HYBRIDS the need for a reduction gear. The hybrid system will also incorporate battery power from two 80 kWh Lithiumion battery packs with Corvus Energy’s next generation Orca Energy batteries. Delivery is set for the spring of 2018.
Boats for CUNY, Harbor Harvest As we highlighted in our May 2017 issue (ML, May 2017, p. 32, “Humming Along”), The Science and Resilience Institute at Jamaica Bay, led by City University of New York’s Brooklyn College, has taken delivery of CUNY I, a new 65 ft long hybrid research vessel built by Derecktor Shipyard, Mamaroneck, NY. Derecktor Shipyard has already begun construction of its third hybrid vessel based on the same Incat Crowther designed aluminum catamaran hull. Plans for the new boat were revealed this past May at the Marine Log Tugs
& Barges 2017 Conference & Expo in Stamford, CT. Panelists Bob Kunkel, President of AMTECH as well as co-owner of Harbor Harvest (he knows how to butcher meat, too), Micah Tucker, General Manager of Derecktor Shipyard, and David Adamiak, BAE Systems HybriDrive provided details on the first of what could be a fleet of 12 organic market cargo delivery vessels. Kunkel, who has one of the most interesting bios you could ever read, discussed the development of an emissions-free waterborne transportation that would use a fleet of hybrid boats to deliver fresh farm products across Long Island Sound and down the Hudson River. One of the first stores to benefit from the “special delivery” would be Kunkel’s own Harbor Harvest organic store and deli in East Norwalk, CT. He’s already received requests from four Connecticut stores and
three Long Island Villages to open food hubs at their waterfronts. Designated as part of the Marine Highways Program, the Harbor Harvest vessel would be able to carry 12 metric tons of cargo (five metric tons of which would be refrigerated), picking up fresh farm and dairy products, meats and produce from farmer’s markets located near the water along the Sound. Kunkel says the route has already been proven and it would do what the Marine Highways Program was designed to do— take trucks off the road. In addition, the boat, once again using the BAE Systems HybriDrive propulsion and Corvus energy storage systems, would be able to operate for three hours without a recharge. Charging stations will also be located along the vessel’s trade route, which would provide zero emissions operation.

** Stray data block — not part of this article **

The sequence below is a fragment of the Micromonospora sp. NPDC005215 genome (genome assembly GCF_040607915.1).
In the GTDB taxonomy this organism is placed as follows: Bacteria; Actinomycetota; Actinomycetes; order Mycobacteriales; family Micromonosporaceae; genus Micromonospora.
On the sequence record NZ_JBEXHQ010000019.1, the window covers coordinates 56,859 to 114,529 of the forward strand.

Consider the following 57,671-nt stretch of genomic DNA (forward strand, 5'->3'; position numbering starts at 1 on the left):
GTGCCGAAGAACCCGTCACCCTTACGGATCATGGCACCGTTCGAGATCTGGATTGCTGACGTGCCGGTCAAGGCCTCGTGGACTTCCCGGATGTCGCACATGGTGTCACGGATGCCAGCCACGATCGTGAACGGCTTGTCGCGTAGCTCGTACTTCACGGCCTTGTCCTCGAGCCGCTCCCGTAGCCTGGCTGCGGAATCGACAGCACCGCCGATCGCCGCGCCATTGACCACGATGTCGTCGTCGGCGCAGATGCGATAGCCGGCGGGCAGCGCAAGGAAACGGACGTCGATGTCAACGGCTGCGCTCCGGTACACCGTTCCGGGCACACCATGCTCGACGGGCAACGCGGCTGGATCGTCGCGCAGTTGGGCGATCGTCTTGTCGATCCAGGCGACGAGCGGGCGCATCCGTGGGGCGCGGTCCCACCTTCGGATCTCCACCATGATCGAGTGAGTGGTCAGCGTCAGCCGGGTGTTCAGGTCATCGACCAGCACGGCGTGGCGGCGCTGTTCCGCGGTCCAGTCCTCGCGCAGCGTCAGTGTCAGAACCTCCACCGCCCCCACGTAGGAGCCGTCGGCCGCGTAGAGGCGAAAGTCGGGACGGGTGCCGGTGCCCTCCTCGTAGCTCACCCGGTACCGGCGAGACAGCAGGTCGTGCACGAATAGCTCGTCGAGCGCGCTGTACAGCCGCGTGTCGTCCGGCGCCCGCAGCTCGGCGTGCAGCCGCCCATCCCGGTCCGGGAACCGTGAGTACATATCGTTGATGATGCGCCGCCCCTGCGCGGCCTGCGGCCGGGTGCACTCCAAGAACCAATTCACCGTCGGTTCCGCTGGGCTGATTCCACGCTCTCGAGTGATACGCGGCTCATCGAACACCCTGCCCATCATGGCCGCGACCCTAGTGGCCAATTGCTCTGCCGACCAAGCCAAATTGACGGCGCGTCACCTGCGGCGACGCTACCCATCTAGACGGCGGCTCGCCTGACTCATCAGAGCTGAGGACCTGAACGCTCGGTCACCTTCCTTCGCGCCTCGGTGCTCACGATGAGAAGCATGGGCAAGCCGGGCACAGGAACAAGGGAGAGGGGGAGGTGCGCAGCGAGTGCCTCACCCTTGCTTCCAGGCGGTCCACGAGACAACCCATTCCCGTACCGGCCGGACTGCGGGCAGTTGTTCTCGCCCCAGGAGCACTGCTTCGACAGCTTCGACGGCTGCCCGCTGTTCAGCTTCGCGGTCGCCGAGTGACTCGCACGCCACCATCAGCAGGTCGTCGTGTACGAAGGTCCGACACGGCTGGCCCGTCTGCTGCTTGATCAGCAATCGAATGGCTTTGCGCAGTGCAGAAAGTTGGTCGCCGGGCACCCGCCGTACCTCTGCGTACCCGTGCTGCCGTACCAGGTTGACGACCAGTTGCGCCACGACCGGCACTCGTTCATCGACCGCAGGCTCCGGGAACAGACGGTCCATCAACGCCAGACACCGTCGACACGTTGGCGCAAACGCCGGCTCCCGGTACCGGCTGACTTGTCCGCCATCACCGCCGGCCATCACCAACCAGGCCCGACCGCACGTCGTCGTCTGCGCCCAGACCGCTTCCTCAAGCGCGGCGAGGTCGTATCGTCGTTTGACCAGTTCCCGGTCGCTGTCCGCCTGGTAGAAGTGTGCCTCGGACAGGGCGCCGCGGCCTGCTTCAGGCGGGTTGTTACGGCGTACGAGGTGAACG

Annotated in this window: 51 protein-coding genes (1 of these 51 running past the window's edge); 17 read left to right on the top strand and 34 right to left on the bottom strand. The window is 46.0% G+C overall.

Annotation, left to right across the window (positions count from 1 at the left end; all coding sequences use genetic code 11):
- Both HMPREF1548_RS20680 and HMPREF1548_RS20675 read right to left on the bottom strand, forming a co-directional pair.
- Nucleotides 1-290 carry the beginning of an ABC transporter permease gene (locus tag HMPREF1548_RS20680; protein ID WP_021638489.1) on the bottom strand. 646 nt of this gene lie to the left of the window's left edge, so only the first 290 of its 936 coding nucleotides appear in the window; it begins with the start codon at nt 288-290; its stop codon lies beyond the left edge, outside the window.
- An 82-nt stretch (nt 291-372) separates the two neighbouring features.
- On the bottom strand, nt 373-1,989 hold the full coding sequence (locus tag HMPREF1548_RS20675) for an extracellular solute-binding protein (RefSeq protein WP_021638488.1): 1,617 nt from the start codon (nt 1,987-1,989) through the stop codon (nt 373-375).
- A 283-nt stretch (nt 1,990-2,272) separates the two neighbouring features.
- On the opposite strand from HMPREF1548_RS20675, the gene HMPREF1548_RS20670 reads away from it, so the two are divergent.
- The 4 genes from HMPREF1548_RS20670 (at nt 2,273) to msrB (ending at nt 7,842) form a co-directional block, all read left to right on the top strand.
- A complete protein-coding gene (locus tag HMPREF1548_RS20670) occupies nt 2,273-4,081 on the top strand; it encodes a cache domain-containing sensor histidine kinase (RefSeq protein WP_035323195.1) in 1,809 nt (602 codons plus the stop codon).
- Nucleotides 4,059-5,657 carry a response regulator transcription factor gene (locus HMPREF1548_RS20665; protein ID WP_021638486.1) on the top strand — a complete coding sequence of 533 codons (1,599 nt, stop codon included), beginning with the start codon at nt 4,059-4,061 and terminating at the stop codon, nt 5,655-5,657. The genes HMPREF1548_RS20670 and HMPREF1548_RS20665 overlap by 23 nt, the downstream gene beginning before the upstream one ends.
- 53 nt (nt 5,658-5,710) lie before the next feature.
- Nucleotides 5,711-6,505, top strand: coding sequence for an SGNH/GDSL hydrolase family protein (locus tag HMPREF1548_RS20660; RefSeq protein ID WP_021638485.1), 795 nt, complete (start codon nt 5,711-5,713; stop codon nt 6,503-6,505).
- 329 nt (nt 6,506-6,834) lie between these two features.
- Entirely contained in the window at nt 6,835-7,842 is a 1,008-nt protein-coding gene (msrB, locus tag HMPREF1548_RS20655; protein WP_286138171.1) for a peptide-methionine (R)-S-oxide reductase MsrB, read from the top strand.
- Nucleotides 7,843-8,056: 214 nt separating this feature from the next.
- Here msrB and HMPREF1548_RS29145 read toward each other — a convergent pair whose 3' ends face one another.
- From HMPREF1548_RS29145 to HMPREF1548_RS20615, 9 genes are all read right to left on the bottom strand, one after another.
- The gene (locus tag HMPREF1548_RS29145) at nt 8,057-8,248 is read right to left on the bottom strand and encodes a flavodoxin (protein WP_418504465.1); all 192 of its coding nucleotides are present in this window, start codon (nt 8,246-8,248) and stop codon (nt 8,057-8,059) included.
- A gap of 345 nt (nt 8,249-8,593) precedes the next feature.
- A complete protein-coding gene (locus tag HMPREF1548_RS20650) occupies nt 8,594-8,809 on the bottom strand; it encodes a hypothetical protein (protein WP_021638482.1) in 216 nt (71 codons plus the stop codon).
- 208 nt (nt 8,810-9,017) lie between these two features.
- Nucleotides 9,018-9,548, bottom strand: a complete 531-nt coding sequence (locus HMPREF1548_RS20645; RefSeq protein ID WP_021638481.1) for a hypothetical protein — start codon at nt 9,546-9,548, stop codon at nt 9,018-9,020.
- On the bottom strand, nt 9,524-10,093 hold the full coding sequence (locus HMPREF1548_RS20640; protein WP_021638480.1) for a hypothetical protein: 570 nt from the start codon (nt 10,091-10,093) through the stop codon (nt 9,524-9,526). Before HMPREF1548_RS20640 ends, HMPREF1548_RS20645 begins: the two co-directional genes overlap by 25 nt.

Torqeedo’s Plan to Electrify the Commercial Market
The leader in electric boat drives is quietly making moves. That was driven home earlier this year when Torqeedo Group hired Marcia Kull as its President. For years, Kull had been in the highly visible role of Vice President of Marine Sales at Volvo Penta Americas, where she lead the diesel engine manufacturer’s commercial and recreational sales effor ts in Nor th America. In her new role, Kull will be responsible for directing global sales and strategy for the electric marine propulsion provider. Torqeedo is a relatively young company. It was founded in 2005 but has already made a name for itself in the electric marine propulsion sector. Its lineup of products includes outboards, inboards, hybrid drives, batteries and sail drives. Its popular Deep Blue brand is of fered in outboard, inboard and hybrid drive models, with a power range of up to 80 hp equivalent. And its expanding its batter y development through a technical partnership with BMW.